The dispute has surfaced on various occasions, such as at the Union of Sinai Tribes in 2015, which was unable to agree on whether to arm the tribes’ members in order to support the army. The incentive to do so came not from the situation in the region, but rather from the personal interests of those who promoted the idea and wanted to exploit their relations with various institutions of the state for mutual benefits.
These inter-tribal disputes bring us to one of the internal crises in the Sinai, which is linked to the deteriorating influence of the tribes. The policies of successive Egyptian regimes towards the Sinai weakened and undermined tribal sheikhs, whose influence both on the members of their own tribes and on society at large has waned as a result. While tribal elders were once chosen leaders thanks to internal decisions by their tribe, in accordance with inherited customs for choosing elders, sheikhs today have become state employees appointed after approval by the security services––regardless of whether they are accepted by their tribes or not––this in turn undermines the position of the tribe. The tribes have become one of the state’s instruments of domination by giving privileges to certain tribes or individuals in exchange for their loyalty while restricting the rights of others.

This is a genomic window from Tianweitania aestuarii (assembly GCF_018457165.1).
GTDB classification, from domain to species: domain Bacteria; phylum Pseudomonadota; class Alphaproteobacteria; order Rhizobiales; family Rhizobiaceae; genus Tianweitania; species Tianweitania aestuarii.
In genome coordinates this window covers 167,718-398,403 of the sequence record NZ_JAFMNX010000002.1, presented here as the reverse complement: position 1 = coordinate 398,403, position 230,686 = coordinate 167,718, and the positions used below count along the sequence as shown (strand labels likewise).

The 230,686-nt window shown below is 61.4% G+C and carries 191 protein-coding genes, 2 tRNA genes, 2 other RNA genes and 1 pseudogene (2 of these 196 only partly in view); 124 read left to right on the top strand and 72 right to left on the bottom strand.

2: Tribal relations with armed groups
There are two aspects to this complex relationship. First, there is common ground based on cohabitation and mutual benefit, especially as regards financial interests, between Sinai tribes and local armed groups and primarily Wilayat Sinai. All parties agreed to smuggling routes through tunnels across the Rafah border with Gaza as an area where government control is weak and locals have few alternative avenues to employment. This forces tribes to “coordinate” with armed groups, especially Wilayat Sinai, which has a large degree of control over the routes. For example, when relations became tense between the group and Hamas after the latter’s recent rapprochement with the Egyptian regime, Wilayat Sinai prevented goods from entering Gaza via its tunnels, prompting clashes with the tribes that benefit from the trade.